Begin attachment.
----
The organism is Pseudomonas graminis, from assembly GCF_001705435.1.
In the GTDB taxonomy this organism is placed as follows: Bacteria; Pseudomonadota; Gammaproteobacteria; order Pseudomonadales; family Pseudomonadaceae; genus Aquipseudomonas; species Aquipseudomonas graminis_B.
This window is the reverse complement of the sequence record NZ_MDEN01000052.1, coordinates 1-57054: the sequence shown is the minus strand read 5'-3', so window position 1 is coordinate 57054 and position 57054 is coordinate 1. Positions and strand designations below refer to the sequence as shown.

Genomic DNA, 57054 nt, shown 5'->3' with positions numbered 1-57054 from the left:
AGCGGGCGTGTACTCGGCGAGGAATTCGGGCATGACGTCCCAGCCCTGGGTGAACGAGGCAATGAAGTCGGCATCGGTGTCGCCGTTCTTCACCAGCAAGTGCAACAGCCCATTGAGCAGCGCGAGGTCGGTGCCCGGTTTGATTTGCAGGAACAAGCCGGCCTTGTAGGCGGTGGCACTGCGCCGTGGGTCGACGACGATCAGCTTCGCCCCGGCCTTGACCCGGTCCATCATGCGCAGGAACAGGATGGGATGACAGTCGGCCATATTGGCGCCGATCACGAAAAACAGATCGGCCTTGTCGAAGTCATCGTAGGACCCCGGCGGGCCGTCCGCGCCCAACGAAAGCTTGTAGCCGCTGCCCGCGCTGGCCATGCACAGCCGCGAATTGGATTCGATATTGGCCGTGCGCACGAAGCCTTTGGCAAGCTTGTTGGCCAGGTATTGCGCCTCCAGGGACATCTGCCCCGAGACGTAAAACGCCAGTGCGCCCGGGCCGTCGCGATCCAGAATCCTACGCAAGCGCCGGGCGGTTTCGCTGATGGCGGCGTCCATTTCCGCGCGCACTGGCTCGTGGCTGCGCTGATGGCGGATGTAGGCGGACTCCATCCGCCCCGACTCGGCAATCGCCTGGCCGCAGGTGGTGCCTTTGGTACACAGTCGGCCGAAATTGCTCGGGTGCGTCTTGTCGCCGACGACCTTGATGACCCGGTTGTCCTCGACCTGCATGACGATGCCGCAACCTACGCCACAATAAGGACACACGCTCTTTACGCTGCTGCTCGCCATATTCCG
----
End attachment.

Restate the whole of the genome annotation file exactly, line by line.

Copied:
The organism is Pseudomonas graminis, from assembly GCF_001705435.1.
In the GTDB taxonomy this organism is placed as follows: Bacteria; Pseudomonadota; Gammaproteobacteria; order Pseudomonadales; family Pseudomonadaceae; genus Aquipseudomonas; species Aquipseudomonas graminis_B.
This window is the reverse complement of the sequence record NZ_MDEN01000052.1, coordinates 1-57054: the sequence shown is the minus strand read 5'-3', so window position 1 is coordinate 57054 and position 57054 is coordinate 1. Positions and strand designations below refer to the sequence as shown.

Genomic DNA, 57054 nt, shown 5'->3' with positions numbered 1-57054 from the left:
AGCGGGCGTGTACTCGGCGAGGAATTCGGGCATGACGTCCCAGCCCTGGGTGAACGAGGCAATGAAGTCGGCATCGGTGTCGCCGTTCTTCACCAGCAAGTGCAACAGCCCATTGAGCAGCGCGAGGTCGGTGCCCGGTTTGATTTGCAGGAACAAGCCGGCCTTGTAGGCGGTGGCACTGCGCCGTGGGTCGACGACGATCAGCTTCGCCCCGGCCTTGACCCGGTCCATCATGCGCAGGAACAGGATGGGATGACAGTCGGCCATATTGGCGCCGATCACGAAAAACAGATCGGCCTTGTCGAAGTCATCGTAGGACCCCGGCGGGCCGTCCGCGCCCAACGAAAGCTTGTAGCCGCTGCCCGCGCTGGCCATGCACAGCCGCGAATTGGATTCGATATTGGCCGTGCGCACGAAGCCTTTGGCAAGCTTGTTGGCCAGGTATTGCGCCTCCAGGGACATCTGCCCCGAGACGTAAAACGCCAGTGCGCCCGGGCCGTCGCGATCCAGAATCCTACGCAAGCGCCGGGCGGTTTCGCTGATGGCGGCGTCCATTTCCGCGCGCACTGGCTCGTGGCTGCGCTGATGGCGGATGTAGGCGGACTCCATCCGCCCCGACTCGGCAATCGCCTGGCCGCAGGTGGTGCCTTTGGTACACAGTCGGCCGAAATTGCTCGGGTGCGTCTTGTCGCCGACGACCTTGATGACCCGGTTGTCCTCGACCTGCATGACGATGCCGCAACCTACGCCACAATAAGGACACACGCTCTTTACGCTGCTGCTCGCCATATTCCG